Kramer has spent the majority of her career in public media, where she served as a Kroc Fellow, and later directed, produced, edited and wrote material for several shows, including “Wait Wait… Don’t Tell Me” and “Fresh Air with Terry Gross.” She also worked as an editor and digital strategist at NPR, where she launched and directed projects that helped NPR build and engage audiences on- and off-air. She was a 2014-2015 Knight Visiting Nieman Fellow at Harvard University, where she studied the public media membership ecosystem, and recently served as a Visiting Journalist at the Duke University student newspaper, The Duke Chronicle. Her bylines include pieces in National Geographic, Esquire Magazine, NPR and a variety of media-related publications. She has guest-lectured at the Columbia University School of Journalism, the University of Maryland, Drexel University, Northwestern University, Princeton University, Harvard University, the University of North Carolina, Ohio State, the University of Florida, Georgetown University and the University of Pennsylvania, and routinely speaks at conferences and organizations about various topics related to journalism and civic technology. She lives in Carrboro, North Carolina, with her family, tweets @mkramer, and runs a newsletter for several thousand subscribers who make creative and magical projects together. 

Betsy O’Donovan is the executive director of The Daily Tar Heel, the independent, nonprofit news organization that serves the University of North Carolina at Chapel Hill and surrounding communities. In that role, she focuses on revenue models that can sustain excellent, independent journalism, the best ways to train media entrepreneurs, and experimentation to benefit the DTH’s community newsroom and others. As an editorial adviser and digital strategist in the public media system, O’Donovan focuses on creativity and inclusivity in public and digital media, how stories work (and why), and how to bring professional journalism’s standards to citizen media.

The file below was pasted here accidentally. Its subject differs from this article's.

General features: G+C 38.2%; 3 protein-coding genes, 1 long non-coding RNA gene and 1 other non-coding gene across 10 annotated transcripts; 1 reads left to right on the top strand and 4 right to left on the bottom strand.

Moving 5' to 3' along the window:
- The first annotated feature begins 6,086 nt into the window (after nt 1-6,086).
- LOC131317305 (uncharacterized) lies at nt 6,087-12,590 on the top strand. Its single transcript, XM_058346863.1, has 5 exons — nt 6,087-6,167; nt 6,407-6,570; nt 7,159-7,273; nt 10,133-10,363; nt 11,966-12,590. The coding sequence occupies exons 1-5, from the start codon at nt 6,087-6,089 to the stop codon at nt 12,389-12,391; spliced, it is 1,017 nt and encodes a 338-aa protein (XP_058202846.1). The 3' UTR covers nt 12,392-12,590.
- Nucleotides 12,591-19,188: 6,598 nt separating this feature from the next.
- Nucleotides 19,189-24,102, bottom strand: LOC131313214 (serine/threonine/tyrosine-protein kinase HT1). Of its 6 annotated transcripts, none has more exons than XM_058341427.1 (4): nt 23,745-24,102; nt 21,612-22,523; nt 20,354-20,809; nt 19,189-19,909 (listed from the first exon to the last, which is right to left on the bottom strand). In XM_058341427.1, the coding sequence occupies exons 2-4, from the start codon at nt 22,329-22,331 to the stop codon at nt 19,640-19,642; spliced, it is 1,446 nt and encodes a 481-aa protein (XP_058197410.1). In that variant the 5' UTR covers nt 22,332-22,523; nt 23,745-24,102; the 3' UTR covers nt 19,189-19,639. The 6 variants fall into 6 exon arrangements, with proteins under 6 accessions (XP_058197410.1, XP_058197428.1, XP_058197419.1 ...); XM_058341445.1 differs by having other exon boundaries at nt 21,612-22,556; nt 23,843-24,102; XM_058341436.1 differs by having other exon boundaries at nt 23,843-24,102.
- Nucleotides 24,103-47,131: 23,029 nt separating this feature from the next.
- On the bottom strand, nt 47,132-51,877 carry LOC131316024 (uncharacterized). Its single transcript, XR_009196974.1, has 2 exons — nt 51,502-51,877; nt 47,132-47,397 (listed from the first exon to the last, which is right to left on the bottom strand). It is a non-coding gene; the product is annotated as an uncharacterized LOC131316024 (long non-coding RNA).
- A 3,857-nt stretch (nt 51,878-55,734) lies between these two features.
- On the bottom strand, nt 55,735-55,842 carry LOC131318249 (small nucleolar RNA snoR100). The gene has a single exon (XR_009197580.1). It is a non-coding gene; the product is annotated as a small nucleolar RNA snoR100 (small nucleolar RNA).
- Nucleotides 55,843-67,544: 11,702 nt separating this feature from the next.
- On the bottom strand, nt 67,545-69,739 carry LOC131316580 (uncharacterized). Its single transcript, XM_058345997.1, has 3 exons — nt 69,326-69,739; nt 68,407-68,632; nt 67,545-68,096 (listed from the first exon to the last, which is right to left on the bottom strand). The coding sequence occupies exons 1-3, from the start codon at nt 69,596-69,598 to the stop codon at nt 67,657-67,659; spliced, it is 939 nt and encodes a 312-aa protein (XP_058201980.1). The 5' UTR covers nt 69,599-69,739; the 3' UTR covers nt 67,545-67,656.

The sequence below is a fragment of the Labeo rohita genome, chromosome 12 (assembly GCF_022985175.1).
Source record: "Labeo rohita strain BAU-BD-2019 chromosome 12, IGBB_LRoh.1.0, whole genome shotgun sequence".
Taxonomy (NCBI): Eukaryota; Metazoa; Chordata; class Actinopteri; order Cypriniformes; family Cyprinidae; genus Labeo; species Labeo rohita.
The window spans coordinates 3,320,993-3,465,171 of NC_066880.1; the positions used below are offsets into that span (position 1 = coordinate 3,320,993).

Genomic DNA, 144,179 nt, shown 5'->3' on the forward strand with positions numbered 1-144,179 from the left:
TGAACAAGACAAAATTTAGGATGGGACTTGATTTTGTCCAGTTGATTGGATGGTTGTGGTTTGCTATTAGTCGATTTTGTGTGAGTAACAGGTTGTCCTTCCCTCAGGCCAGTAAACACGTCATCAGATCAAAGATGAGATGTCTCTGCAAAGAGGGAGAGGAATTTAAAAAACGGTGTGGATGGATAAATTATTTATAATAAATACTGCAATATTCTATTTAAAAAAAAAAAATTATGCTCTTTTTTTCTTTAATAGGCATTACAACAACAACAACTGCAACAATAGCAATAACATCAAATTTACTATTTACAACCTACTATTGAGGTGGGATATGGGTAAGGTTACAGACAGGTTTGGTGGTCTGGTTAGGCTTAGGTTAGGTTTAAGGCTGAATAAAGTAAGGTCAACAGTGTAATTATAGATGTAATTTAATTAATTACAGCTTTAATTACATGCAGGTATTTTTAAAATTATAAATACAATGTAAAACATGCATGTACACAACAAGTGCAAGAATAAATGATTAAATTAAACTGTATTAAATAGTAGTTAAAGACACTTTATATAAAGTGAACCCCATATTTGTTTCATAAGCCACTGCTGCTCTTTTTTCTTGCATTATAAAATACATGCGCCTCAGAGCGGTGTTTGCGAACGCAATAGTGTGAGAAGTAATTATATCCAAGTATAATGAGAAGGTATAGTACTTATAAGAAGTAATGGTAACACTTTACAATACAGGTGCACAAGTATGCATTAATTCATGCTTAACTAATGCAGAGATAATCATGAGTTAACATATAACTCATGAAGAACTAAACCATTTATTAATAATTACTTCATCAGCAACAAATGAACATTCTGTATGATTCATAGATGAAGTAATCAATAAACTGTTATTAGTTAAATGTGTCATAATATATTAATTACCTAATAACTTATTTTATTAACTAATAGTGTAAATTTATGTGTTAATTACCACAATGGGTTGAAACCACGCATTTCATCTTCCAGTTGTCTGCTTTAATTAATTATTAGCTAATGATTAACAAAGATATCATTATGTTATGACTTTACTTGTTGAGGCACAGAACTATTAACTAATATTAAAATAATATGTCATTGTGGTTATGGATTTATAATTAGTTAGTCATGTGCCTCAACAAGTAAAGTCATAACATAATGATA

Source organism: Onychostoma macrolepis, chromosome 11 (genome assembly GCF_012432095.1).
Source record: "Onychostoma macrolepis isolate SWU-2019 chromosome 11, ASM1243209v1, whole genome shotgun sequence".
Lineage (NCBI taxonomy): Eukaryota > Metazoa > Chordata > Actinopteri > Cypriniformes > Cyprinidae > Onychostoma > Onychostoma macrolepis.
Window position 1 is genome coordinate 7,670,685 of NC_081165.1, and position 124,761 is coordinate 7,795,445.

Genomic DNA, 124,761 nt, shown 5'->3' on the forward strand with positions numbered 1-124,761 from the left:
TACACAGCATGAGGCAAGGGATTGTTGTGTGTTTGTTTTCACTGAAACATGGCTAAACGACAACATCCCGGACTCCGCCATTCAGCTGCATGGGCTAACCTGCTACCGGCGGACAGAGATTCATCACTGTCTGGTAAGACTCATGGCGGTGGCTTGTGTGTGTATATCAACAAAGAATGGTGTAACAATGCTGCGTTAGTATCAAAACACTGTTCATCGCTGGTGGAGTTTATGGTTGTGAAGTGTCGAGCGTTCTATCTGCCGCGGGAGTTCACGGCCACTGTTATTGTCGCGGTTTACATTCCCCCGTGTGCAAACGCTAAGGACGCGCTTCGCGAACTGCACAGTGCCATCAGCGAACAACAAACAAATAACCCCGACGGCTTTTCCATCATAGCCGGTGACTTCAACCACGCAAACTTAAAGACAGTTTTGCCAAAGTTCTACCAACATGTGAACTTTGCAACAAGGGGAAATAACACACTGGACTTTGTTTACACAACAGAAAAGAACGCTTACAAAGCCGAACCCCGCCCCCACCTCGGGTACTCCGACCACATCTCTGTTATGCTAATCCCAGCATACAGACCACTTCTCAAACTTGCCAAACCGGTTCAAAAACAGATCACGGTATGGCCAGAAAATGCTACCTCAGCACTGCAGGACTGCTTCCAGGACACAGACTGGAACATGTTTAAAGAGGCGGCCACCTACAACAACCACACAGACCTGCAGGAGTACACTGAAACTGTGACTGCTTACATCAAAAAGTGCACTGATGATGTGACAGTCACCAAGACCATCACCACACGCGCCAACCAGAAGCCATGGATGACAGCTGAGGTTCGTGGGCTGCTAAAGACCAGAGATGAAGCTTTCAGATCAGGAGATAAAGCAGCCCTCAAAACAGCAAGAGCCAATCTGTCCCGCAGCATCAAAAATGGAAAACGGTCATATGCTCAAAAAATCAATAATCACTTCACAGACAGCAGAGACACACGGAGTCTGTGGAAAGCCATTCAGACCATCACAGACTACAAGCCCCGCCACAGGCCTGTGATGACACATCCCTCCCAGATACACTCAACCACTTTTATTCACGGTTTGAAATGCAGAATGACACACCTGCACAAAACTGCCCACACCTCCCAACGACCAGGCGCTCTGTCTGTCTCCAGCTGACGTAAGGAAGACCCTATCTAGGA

O’Donovan is an alumna and devoted fan of community newsrooms in Alabama, Idaho, Nebraska and North Carolina, and of ESPN and the Association of Independents in Radio. She has written for The Boston Globe, Publishers Weekly, Nieman Reports and Nieman Storyboard, and national and regional magazines. She was a 2013 fellow at the Nieman Foundation for Journalism at Harvard, and holds an M.Phil with highest distinction from Trinity College Dublin, where she wrote about digital disruption and innovation in book publishing. She has taught feature writing, media literacy and media ethics at Harvard and Northeastern universities; edits “Change Your Life,” a monthly newsletter of grants and fellowships for creative professionals; and is a mentor-editor with The OpEd Project and a member of the N.C. Newsroom Cooperative’s board of directors. She lives in Durham, North Carolina with her family.


[1] Our proposal rests on 50 years of public media history. We’re about to offer a quick overview that illuminates both the present problem and the obvious solution, but if you prefer to leap right into our proposal, you’ll find it in Part 3 of this paper (page 12).

[2] President Johnson, formal in public but known in private life as a gifted raconteur, noted that public media also should “try to prove that what educates can also be exciting.”

[3] A 30-year longitudinal study of high school seniors published in 2011 revealed that civic engagement is highest among college-bound students from relatively wealthy families – and that “unequal access to opportunities to learn about and practice citizenship likely help explain the growing divide.”

[4] Although the arguments might be conducted in sonorous tones, CPB’s formula and annual allocations inspire knives-out debate in public media, with public radio executives arguing that they ultimately receive far less than 25 percent. The original formula is here: https://current.org/1981/08/cpb-budget-allocation-formula-1981/

[5] Our emphasis.

[6] There are many accounts of this. Melody’s favorite is Bill’s:  http://transom.org/2003/bill-siemering/

[7] “Listener Supported: The Culture and History of Public Radio.” pg 186-187.

[8] Depending on whom you ask, Giovannoni either helped save NPR by pointing the path to financial self-sufficiency or helped undermine the kind of programming that made it worth saving in the first place. ”A visionary,” says Richard Madden, the vice president of radio at the Corporation for Public Broadcasting. ”A numbers Nazi,” the independent producer Larry Josephson labeled him several years ago. http://www.nytimes.com/2001/11/11/arts/television-radio-public-radio-s-private-guru.html

[9] Freedman, Samuel J. “Television/Radio; Public Radio’s Private Guru” Nov. 11, 2001 http://www.nytimes.com/2001/11/11/arts/television-radio-public-radio-s-private-guru.html

[10] If you’re a radio professional, you’re likely familiar with this term, but if you’re not, Nielsen defines it as “The total number of different persons who tune to a radio station during the course of a daypart for at least five minutes.”